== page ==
Shiva's Headband

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Shiva's Headband (or Shiva's Head Band), was an American psychedelic rock band, formed in Austin, Texas, United States, in 1967.[1] Original members included fiddler Spencer Perskin and his wife Susan, keyboardist Shawn Siegel, guitarists Kenny Parker and Bob Tom Reed and drummer Jerry Barnett.[2] The group was the house band at the Vulcan Gas Company, a late 1960s Austin nightclub. The band is credited with a significant role in the founding of the Armadillo World Headquarters. The band's first royalty check opened the club and hired Eddie Wilson as manager. Shiva's Headband was also the first band to perform there. Throughout the 1960s and early 1970s, the band played with touring acts such as Spirit, Steppenwolf, ZZ Top, Janis Joplin, Canned Heat and Steve Miller. Austin psychedelic bands contemporary to Shiva's Headband included The 13th Floor Elevators and The Conqueroo.

Shiva's Headband's Capitol Records debut album, Take Me To The Mountains,[1] produced by bandleader Spencer Perskin with Fred Catero, became the first record released nationally by an Austin-based rock band. The album cover featured artwork by Jim Franklin. In 1973, the band had an onscreen performance in the film, The Thief Who Came to Dinner, a Houston-based production that starred Ryan O'Neal and Jacqueline Bisset.

In 1999, long-time bandleader Spencer Perskin was voted " Austin's Old hippie” at Eeyore's Birthday Party, an annual Austin rite of spring. In 2005, Perkins released the recording, Magic Feather, again with artwork by Jim Franklin. The band still performs in Austin, using the name Shiva's Headband Experience.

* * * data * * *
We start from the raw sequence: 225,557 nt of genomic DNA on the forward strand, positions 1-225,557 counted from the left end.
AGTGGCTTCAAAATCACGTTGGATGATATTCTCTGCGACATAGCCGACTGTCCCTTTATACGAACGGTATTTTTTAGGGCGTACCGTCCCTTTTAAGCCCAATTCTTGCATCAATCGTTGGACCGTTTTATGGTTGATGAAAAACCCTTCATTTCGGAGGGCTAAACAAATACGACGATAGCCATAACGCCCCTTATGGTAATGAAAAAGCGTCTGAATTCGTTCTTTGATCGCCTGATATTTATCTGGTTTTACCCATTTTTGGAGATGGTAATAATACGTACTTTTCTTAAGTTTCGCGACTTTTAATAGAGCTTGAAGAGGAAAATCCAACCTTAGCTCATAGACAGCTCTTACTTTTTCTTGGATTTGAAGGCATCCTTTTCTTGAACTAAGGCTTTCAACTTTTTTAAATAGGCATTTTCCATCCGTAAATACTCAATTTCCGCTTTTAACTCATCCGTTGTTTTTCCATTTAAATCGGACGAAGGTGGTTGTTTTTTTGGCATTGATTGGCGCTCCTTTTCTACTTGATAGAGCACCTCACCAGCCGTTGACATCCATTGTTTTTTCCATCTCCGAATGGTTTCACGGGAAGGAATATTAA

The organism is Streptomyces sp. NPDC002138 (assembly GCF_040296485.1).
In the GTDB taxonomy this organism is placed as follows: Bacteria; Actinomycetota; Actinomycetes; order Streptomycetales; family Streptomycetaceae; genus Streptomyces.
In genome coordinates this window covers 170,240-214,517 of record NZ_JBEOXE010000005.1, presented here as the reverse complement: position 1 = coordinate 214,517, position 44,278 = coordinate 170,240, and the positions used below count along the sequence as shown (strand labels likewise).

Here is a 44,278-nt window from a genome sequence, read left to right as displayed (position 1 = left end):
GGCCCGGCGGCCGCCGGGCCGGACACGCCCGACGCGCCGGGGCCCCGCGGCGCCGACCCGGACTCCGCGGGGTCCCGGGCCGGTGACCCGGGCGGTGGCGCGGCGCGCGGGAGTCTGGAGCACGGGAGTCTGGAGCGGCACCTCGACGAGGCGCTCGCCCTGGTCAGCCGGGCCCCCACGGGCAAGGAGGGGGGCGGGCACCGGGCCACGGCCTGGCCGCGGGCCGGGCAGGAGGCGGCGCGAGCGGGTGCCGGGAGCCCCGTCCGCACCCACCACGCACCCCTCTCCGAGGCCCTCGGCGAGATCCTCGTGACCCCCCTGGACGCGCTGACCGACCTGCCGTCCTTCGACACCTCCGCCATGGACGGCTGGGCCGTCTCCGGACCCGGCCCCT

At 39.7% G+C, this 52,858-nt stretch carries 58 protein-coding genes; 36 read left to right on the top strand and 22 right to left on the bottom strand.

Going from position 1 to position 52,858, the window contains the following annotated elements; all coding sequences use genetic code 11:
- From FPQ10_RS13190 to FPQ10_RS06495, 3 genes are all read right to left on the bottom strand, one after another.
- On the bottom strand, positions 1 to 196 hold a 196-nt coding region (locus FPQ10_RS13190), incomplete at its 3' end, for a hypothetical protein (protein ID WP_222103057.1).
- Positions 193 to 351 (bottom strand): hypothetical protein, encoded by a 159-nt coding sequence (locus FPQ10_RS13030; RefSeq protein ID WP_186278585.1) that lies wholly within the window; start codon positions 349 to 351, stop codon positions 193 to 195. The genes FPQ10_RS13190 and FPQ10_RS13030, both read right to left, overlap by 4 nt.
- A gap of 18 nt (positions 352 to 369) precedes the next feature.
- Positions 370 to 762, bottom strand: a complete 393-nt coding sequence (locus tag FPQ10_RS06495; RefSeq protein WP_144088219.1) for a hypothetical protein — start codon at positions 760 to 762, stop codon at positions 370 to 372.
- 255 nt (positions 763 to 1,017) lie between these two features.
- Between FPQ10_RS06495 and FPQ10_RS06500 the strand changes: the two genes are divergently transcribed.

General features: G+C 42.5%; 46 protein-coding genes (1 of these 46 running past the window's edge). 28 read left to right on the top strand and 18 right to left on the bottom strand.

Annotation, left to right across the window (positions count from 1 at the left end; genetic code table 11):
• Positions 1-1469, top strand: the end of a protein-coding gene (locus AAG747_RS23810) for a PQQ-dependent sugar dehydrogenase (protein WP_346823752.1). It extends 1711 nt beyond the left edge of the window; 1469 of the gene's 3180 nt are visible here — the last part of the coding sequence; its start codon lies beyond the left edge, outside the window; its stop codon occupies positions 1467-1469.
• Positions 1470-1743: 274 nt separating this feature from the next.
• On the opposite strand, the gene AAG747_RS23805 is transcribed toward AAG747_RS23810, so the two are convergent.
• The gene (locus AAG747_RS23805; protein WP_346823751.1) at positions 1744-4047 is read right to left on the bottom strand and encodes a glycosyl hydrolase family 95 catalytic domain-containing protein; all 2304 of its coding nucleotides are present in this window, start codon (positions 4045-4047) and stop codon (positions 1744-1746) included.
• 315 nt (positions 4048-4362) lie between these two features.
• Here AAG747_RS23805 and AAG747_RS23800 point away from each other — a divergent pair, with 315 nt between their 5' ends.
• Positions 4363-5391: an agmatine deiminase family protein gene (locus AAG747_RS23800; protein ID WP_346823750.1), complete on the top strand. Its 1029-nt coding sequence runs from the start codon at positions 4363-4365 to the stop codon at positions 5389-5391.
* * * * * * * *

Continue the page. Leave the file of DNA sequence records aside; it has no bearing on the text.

Select discography[edit]


  • "Kaleidoscoptic" / "There's No Tears", Sonobeat Records, 1968 (unreleased test pressing)
  • "Kaleidescoptic" (sic) / "Song For Peace", Ignite Records, 1968
  • "Take Me To The Mountains" / "Lose The Blues", Armadillo Records, 1970


  • Take Me to the Mountains, Capitol Records, 1969
  • Coming to a Head, Armadillo Records, 1971
  • Psychedelic Yesterday, Ape Records, 1977
  • In the Primo of Life, Moontower Sounds, 1983


See also[edit]


  1. ^ a b Colin Larkin, ed. (1992). The Guinness Encyclopedia of Popular Music (First ed.). Guinness Publishing. p. 2256. ISBN 0-85112-939-0.
  2. ^ Stein, Ricky (2014). Sonobeat Records: Pioneering the Austin Sound in the '60s (First ed.). Charleston: The History Press. p. 57. ISBN 9781626192454.

External links[edit]